Therefore, the fact that the Muses ‘dwell in Olympus’ may receive two different, but also simultaneously valid interpetations:

a) the Muses are somehow connected with the Knowledge of the older times; we may call them ‘keepers of the ancient Knowledge‘. This certainly has a lot to do with very ancient History

b) the Knowledge that the Muses own and offer to selected people (among them, Homer and Hesiod, as they testify themselves) also included Sciences and Theology.

For the above to become more convincing, let us now add in the discussion that the Muses were considered as the daughters of Zeus and Mnemosyne. But Μνημοσύνη ( = Mnemosyne) means ‘Memory‘ / ‘Remembrance‘. In other words, the daughters of Memory and the Divine Providence (i.e. Zeus) were given the name ‘Muses’.

The ancient Greeks used the name ‘Museum‘ to describe a place where Knowledge was preserved and studied. We have found several excerpts in Greek Literature which reveal that the various Museums also acted as ‘schools of Scientific Thought’.

We believe that the above are enough to support our opinion that when Homer asks the Muse(s) to tell him about something, what is encrypted is that the words which will follow come from such an ancient institution; a Museum.

In the above excerpt the Muses are described like this: “you are godesses, you who are present and know everything”. Well, only the Divine can be omnipresent and with complete knowledge of everything. And we are not talking about ‘gods’ now, but for the Actual/True Being of the ancient Greek Philosophers, i.e. the one God, the Creator of all and Life-giver. To whom they have attributed the code-name “Zeus/Deus” as we have shown in a previous post. Remember that the Muses were ‘daughters of Zeus’. What we are told here then, among other things, is that Knowledge is a divine thing. And that true Knowledge must be linked to the Divine. It is not at all coincidental that the majority of the ancient Greek Philosophers – especially the Pre-Socratic ones- dealt not only with Physics, Mathematics, History and Sociology, but also with Theology.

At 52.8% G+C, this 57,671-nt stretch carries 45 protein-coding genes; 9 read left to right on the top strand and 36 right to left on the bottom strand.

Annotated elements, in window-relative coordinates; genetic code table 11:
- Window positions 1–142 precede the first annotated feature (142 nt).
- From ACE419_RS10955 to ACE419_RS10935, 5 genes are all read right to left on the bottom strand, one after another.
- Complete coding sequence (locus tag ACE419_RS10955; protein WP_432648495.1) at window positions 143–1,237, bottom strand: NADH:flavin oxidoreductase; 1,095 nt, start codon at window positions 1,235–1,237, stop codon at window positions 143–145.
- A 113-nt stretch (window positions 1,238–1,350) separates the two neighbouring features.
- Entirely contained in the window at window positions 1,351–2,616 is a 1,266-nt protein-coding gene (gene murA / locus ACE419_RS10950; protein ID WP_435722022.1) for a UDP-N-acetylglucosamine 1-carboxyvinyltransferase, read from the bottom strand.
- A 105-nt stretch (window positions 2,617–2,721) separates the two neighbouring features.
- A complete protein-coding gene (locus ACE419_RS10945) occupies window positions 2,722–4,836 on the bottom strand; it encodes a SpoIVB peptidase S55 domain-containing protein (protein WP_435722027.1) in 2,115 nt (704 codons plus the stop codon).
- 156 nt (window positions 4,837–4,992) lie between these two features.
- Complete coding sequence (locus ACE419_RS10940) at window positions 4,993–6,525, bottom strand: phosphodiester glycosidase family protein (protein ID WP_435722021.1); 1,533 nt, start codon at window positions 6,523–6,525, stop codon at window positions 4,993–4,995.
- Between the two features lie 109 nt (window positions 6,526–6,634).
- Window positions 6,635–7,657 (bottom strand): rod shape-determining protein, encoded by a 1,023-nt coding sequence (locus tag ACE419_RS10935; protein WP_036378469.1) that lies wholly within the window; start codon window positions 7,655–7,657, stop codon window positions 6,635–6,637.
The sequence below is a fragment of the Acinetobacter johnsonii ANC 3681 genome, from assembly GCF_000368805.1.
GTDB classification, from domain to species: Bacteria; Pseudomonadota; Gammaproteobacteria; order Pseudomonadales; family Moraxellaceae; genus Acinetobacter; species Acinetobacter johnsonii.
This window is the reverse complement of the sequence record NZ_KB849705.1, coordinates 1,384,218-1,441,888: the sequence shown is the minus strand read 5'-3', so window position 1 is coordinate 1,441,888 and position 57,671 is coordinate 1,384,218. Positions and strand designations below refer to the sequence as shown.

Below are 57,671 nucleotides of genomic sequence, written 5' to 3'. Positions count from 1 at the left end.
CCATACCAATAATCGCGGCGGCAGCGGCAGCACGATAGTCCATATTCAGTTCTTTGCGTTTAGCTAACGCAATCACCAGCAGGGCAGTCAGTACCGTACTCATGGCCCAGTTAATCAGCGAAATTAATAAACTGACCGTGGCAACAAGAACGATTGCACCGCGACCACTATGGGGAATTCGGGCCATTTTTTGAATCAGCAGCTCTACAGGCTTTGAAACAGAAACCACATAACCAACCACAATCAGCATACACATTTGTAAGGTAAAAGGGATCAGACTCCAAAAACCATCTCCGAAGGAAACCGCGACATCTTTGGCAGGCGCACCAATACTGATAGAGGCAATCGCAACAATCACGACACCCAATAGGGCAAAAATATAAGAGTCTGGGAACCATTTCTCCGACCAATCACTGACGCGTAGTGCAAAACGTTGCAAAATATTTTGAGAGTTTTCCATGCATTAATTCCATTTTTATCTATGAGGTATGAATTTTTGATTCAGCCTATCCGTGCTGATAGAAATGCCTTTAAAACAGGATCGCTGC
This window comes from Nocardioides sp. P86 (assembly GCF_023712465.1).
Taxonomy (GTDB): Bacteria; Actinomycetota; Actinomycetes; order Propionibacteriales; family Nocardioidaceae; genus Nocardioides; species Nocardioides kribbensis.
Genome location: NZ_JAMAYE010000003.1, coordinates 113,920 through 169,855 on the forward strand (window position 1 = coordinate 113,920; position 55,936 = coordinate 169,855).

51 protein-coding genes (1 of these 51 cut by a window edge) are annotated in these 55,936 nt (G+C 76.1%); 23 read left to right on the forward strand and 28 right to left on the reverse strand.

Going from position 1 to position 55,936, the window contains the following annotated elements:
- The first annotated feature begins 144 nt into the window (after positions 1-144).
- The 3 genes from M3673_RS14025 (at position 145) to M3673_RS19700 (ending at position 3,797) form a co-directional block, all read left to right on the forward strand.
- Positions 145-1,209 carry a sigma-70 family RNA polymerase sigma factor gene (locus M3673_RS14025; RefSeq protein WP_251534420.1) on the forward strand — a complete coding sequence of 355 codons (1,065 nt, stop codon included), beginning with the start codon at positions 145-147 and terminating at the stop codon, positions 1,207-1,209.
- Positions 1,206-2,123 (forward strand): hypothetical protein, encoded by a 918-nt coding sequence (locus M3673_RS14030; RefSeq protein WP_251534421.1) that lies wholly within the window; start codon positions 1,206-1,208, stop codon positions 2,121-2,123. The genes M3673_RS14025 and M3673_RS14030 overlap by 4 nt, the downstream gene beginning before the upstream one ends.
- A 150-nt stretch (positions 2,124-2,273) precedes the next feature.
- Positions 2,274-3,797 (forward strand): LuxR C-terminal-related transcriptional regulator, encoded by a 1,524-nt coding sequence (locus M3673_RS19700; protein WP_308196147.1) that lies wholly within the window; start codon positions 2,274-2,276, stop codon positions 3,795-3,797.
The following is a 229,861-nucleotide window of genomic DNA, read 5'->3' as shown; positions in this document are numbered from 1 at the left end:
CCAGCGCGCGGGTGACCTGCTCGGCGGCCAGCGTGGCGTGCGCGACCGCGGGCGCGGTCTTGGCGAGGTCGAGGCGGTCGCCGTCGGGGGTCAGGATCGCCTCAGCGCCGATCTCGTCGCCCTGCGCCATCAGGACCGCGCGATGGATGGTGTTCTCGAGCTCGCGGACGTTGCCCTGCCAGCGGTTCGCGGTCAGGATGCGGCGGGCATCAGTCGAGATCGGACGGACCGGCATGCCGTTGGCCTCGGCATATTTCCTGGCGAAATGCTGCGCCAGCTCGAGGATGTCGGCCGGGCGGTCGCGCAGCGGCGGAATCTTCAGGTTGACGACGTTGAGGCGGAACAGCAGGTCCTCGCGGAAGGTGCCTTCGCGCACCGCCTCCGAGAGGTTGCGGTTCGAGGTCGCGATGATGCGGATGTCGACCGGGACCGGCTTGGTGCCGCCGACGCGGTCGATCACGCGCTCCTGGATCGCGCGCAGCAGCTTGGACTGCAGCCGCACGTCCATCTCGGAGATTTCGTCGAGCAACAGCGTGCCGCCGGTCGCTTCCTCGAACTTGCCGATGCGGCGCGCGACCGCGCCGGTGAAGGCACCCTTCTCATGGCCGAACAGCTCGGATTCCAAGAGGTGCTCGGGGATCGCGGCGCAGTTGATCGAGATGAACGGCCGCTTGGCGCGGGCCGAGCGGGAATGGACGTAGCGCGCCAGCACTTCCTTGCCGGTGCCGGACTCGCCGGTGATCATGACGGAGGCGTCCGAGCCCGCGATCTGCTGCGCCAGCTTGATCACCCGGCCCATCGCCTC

Homer informs us that “we only hear about the glory, and we know nothing” of the older stories. The verb ‘hear’ is crucial, in our opinion. It could denote that there has been an oral Tradition that preserved the ancient stories about Ilion and the Trojan War – most scholars agree on the existence of such an oral Tradition. The problem is that he also clearly refers to the Muses as the source of his narration. Anyhow, he declares complete ignorance of the past. This of course means that Homer certainly lived long after the Trojan War events. We emphasize on this because we have read various researches which claim that Homer was either a member of Odysseus’ family, or even Odysseus himself – something that Homer himself obviously cancels as an assumption.

And then we read something that provokes our thinking:

“Their multitude I could never say nor name, even if ten tongues were mine (even if I had ten tongues), if there were ten mouths, and ἄρρηκτος voice, even if there was a bronze heart in me”

“Ten mouths, ten tongues, with “impossible to rupture” / “unbreakable” / “indissoluble” voice, and a bronze heart in them” could be hardly enough to provide all the required information about the Danaans, Homer writes.

What short of thing -certainly not a Human being- could have ‘a bronze heart‘? There can be no Human voice with the ability to be strictly ἄρρηκτος: a Human being will always have fluctuations in its voice, i.e. it can never be 100% permanently ‘stable‘. The description would fit well though for a ‘robotic voice’, a voice that comes from a machine and it sounds the very same at any time; a voice that has no changes in its ripple and intensity. Homer apparently links this – whatever it was- with the ‘Muses’. The careful reader of Homer must have noticed the various amazing technologies attributed to the ‘gods’ and to ‘older humans’, too. For example, please read here and here.